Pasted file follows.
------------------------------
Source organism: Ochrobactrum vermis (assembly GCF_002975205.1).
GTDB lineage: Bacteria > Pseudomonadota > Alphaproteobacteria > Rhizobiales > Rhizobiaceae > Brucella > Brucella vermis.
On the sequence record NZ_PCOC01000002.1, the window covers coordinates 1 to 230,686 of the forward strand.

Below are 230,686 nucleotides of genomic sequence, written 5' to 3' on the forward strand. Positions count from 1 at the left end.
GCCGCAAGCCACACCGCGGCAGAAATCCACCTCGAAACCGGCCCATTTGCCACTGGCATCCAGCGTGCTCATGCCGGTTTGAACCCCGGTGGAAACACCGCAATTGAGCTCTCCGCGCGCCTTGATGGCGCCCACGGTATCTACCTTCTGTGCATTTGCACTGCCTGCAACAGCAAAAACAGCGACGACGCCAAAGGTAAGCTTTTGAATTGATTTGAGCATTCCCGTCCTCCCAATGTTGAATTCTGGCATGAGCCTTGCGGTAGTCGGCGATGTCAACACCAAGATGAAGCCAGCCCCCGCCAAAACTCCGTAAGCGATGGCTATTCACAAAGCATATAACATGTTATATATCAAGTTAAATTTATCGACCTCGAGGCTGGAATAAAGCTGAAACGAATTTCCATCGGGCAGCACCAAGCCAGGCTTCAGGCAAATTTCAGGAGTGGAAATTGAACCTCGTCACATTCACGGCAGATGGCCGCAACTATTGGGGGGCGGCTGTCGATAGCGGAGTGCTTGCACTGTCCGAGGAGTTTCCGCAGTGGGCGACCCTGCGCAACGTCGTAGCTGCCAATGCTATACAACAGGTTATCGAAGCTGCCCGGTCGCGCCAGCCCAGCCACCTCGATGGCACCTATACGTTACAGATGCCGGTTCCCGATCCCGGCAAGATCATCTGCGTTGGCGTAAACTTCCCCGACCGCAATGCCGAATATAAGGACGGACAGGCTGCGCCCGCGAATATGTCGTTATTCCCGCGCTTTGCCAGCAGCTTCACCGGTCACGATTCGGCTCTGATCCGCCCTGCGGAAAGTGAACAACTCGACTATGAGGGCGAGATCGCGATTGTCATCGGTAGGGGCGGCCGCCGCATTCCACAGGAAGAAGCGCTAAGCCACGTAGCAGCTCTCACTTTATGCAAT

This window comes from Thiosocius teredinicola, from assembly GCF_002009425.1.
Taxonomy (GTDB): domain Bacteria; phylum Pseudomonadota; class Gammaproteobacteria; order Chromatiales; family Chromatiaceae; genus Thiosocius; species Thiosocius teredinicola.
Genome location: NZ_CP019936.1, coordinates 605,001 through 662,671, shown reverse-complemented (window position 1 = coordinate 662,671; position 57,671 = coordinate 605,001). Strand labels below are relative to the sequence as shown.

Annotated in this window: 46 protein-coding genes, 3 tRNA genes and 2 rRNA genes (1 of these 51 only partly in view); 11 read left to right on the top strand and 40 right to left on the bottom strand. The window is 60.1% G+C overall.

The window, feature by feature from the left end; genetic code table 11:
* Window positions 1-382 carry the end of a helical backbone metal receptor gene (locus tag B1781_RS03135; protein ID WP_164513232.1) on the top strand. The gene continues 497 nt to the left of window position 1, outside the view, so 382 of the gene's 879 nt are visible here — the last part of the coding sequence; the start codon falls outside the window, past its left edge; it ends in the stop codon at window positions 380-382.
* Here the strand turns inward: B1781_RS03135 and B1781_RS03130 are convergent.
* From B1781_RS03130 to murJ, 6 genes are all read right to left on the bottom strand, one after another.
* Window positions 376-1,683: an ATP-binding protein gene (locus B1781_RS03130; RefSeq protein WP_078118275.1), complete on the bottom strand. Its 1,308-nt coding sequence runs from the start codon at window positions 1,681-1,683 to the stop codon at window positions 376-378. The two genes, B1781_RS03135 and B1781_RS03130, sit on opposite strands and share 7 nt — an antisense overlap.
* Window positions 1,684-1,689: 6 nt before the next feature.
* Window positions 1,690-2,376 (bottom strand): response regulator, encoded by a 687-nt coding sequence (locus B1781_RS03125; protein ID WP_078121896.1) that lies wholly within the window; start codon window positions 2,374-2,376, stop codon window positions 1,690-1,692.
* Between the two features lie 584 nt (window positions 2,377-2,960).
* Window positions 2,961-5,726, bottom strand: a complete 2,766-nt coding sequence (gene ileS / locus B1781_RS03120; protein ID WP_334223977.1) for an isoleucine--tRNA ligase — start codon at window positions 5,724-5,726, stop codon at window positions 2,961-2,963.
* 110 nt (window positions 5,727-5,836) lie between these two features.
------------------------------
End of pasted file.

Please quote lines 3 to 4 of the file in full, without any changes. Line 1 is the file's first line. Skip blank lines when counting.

On the sequence record NZ_PCOC01000002.1, the window covers coordinates 1 to 230,686 of the forward strand.

Below are 230,686 nucleotides of genomic sequence, written 5' to 3' on the forward strand. Positions count from 1 at the left end.